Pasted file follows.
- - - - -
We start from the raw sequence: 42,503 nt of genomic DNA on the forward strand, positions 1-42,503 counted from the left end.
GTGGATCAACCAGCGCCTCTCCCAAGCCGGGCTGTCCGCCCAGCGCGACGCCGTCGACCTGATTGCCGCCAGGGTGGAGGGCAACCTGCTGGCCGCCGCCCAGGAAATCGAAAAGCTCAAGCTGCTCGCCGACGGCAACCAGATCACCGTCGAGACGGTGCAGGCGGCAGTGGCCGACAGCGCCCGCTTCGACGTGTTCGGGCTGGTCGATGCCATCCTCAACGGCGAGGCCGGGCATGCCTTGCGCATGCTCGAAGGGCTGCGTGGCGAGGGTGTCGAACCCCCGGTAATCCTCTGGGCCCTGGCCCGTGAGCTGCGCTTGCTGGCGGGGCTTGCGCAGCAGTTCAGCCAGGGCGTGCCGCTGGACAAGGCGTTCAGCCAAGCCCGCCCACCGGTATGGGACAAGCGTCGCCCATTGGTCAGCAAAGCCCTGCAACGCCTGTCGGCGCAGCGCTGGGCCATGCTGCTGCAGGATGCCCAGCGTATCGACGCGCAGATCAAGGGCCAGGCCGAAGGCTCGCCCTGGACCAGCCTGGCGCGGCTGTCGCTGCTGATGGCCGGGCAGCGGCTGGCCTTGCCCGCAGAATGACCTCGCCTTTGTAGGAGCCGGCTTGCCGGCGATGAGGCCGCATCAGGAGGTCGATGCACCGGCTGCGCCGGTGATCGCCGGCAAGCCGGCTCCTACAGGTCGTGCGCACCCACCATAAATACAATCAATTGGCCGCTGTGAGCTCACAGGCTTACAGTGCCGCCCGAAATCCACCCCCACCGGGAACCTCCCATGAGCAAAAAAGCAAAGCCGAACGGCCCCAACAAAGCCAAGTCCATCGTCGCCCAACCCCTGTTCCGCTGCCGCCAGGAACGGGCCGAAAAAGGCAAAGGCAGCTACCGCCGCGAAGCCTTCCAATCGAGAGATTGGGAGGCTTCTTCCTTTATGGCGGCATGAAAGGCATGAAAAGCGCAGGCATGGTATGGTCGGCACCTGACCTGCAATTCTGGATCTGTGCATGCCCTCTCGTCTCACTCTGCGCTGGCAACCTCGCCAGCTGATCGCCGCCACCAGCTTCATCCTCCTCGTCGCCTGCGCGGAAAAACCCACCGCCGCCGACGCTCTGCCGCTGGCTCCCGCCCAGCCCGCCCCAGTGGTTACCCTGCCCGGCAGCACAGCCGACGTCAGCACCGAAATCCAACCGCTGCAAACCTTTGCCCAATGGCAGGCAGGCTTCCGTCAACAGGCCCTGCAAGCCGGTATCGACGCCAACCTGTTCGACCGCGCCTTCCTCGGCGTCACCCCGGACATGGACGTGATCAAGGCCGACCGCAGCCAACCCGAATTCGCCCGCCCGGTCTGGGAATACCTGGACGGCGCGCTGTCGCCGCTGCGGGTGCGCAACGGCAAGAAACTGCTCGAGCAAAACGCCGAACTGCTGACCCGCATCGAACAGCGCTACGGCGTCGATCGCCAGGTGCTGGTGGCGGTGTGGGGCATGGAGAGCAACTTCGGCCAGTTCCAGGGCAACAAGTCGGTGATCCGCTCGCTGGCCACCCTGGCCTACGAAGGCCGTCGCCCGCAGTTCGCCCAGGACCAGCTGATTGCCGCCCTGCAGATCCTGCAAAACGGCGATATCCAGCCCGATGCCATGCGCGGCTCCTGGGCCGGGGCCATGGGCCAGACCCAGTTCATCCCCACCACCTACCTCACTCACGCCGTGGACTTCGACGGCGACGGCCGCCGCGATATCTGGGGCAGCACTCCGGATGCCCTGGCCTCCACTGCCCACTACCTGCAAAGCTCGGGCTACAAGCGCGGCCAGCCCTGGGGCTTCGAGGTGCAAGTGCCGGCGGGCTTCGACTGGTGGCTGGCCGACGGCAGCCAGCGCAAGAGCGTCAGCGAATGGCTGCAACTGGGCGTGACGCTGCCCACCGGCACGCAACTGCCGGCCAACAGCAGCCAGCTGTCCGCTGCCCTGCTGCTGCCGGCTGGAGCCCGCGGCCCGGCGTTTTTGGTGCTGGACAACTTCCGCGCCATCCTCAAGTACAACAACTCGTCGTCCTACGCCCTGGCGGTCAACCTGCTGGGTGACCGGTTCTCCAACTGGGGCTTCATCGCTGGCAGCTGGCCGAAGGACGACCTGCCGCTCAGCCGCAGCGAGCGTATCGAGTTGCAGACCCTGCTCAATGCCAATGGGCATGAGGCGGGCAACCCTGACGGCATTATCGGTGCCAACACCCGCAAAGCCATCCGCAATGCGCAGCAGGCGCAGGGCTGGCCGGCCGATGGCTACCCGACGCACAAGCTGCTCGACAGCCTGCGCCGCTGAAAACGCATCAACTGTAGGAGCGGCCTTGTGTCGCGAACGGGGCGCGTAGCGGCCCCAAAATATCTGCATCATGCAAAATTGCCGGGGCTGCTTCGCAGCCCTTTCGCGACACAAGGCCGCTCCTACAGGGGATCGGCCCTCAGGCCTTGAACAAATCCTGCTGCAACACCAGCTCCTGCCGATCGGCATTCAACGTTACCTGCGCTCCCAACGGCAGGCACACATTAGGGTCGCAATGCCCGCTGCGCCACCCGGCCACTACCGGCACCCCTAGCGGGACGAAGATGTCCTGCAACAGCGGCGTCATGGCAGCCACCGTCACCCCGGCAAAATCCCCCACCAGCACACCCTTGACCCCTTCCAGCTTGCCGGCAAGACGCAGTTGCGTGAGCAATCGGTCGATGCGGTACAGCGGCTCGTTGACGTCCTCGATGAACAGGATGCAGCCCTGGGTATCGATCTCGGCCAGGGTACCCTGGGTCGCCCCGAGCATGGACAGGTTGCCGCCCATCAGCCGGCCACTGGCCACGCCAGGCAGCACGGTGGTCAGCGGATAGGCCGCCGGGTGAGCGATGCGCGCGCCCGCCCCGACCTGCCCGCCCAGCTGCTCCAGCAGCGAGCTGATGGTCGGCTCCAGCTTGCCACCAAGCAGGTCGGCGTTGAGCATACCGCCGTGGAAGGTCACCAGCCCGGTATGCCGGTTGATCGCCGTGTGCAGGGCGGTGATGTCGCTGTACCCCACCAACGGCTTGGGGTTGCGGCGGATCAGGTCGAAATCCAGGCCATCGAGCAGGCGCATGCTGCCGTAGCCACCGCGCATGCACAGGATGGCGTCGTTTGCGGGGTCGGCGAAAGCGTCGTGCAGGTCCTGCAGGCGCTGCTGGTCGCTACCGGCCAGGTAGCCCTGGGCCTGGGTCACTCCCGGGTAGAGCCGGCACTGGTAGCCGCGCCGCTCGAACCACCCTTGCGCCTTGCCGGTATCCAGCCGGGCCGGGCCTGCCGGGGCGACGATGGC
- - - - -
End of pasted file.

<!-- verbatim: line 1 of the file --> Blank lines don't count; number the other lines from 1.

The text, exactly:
We start from the raw sequence: 42,503 nt of genomic DNA on the forward strand, positions 1-42,503 counted from the left end.